The books listed below can help you gain a better understanding of German history, culture, personalities, and politics.

  • “Before the Deluge: A Portrait of Berlin in the 1920s” by Otto Friedrich: A fascinating portrait of the life of Berlin between the wars.
  • “Berlin Diaries, 1940–1945” by Marie Vassilchikov: The secret journals of a young Russian aristocrat who lived and worked in Berlin throughout World War II
  • “Berlin Journal, 1989–1990” by Robert Darnton: An eyewitness account of the events that led to the opening of the Berlin Wall and the collapse of East Germany’s Communist regime.
  • “Berlin Noir” by Philip Kerr. Bernie Gunther is the dyspeptic Berlin detective in these three thought-provoking crime novels set in Nazi Germany and post-war Berlin and Vienna.
  • “Billiards at Half-Past Nine” by Heinrich Böll: A compelling novel by one of Germany’s best-known writers about the compromises made by a rich German family during the Hitler years.
  • “Bismarck” by Edward Crankshaw: An objective and highly readable life of the first chancellor of the German Empire.
  • “Buddenbrooks” by Thomas Mann: A classic of German literature, this novel deals with the transition of a merchant family in Lübeck from 19th-century stability to 20th-century uncertainty.
  • “Europe Central” by William T. Vollman: A bold, brilliant novel that examines the authoritarian cultures of 20th-century Germany and Russia and creates a mesmerizing picture of life during wartime from many different perspectives.
  • “Five Germanys I Have Known” by Fritz Stern: The well-known historian chronicles the five distinct eras of Germany’s modern history that his Jewish family has experienced.
  • “Frederick the Great” by Nancy Mitford: Frederick, statesman, scholar, musician, and patron of the arts, sketched with wit and humor.
  • “German Family Research Made Simple” by J. Konrad: If you’re interested in tracing your German roots, this easy-to-follow guide makes the task easier.
  • “The German Lesson” by Siegfried Lenz: A bestseller from 1971, this powerful novel explores Nazism and its aftermath in the north German provinces.
  • “Germany, 1866–1945” by Gordon Craig: One of the best single accounts of the turbulent political, cultural, and economic life in Germany from the foundation of the German Reich through the end of the Third Reich.
  • “The Good German” by Joseph Cannon: A war correspondent returns to post-war Berlin in search of a story and a past love.
  • “Here I Stand: A Life of Martin Luther” by Roland Bainton: A fascinating and meticulously researched account of the Protestant reformer.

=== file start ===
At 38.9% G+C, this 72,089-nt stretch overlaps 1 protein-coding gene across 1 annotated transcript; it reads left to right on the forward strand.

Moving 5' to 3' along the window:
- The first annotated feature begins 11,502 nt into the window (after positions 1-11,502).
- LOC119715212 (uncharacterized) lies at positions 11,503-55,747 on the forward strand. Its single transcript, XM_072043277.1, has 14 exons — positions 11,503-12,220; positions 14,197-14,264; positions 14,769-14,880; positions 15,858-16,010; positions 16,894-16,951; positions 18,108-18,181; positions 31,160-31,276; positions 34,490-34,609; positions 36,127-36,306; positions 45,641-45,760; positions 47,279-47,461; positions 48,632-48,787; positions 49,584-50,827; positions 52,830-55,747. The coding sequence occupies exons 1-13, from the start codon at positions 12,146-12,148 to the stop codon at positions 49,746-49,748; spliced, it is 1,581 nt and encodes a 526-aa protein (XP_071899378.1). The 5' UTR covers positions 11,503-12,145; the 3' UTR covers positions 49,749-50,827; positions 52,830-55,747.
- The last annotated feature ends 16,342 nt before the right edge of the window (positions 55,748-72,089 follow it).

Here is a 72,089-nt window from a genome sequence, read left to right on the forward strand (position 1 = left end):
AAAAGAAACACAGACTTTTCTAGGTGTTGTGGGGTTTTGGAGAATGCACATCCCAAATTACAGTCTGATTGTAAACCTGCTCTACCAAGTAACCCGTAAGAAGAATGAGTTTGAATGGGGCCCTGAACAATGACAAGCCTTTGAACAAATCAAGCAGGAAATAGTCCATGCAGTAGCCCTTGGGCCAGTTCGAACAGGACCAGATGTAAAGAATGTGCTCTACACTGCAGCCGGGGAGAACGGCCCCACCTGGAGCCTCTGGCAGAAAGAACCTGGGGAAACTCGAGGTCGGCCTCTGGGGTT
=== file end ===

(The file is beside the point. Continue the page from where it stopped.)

• “Hitler: 1936–1945: Nemesis” by Ian Kershaw: Several good biographies about Hitler have been written, including works by Robert Payne, Joachim Fest, and John Toland, but Kershaw’s is one of the best.
  • “My Life in Politics” by Willy Brandt: The political memoirs of Willy Brandt (1913–92), winner of the Nobel Peace Prize in 1971, mayor of cold-war West Berlin (1957–66), and chancellor of West Germany (1969–74).
  • “The Tin Drum” by Günter Grass: Perhaps the most famous novel about life in post-World War II Germany, written by a Nobel Prize winner who kept his own Nazi past a secret until 2006.
  • “A Tramp Abroad” by Mark Twain: Twain’s account of his travels in Germany is as fresh today as when it first was published in 1899.
  • “The Wall in My Backyard” by Dinah Dodds and Pam Allen-Thompson: In this collection of interviews, East German women describe the excitement, chaos, and frustration of the transitional period between the fall of the Berlin Wall in 1989 and the reunification of Germany less than a year later.
  • “When in Germany, Do as the Germans Do” by Hyde Flippo: A short, entertaining crash course in German culture, customs, and heritage.
  • “Witness to Nuremberg” by Richard Sonnenfeldt: The chief American interpreter at the war-crimes trials tells his story of dealing directly with Hermann Göring, the powerful Nazi official who was subsequently executed for war crimes.

As with literature, World War II and the Holocaust have dominated the subject matter of recent films about Germany–so much so that German-made films about contemporary German life rarely get a showing outside of Germany unless they win a top prize at a film festival. The list below includes a selection of German and Germany-themed films available in many formats.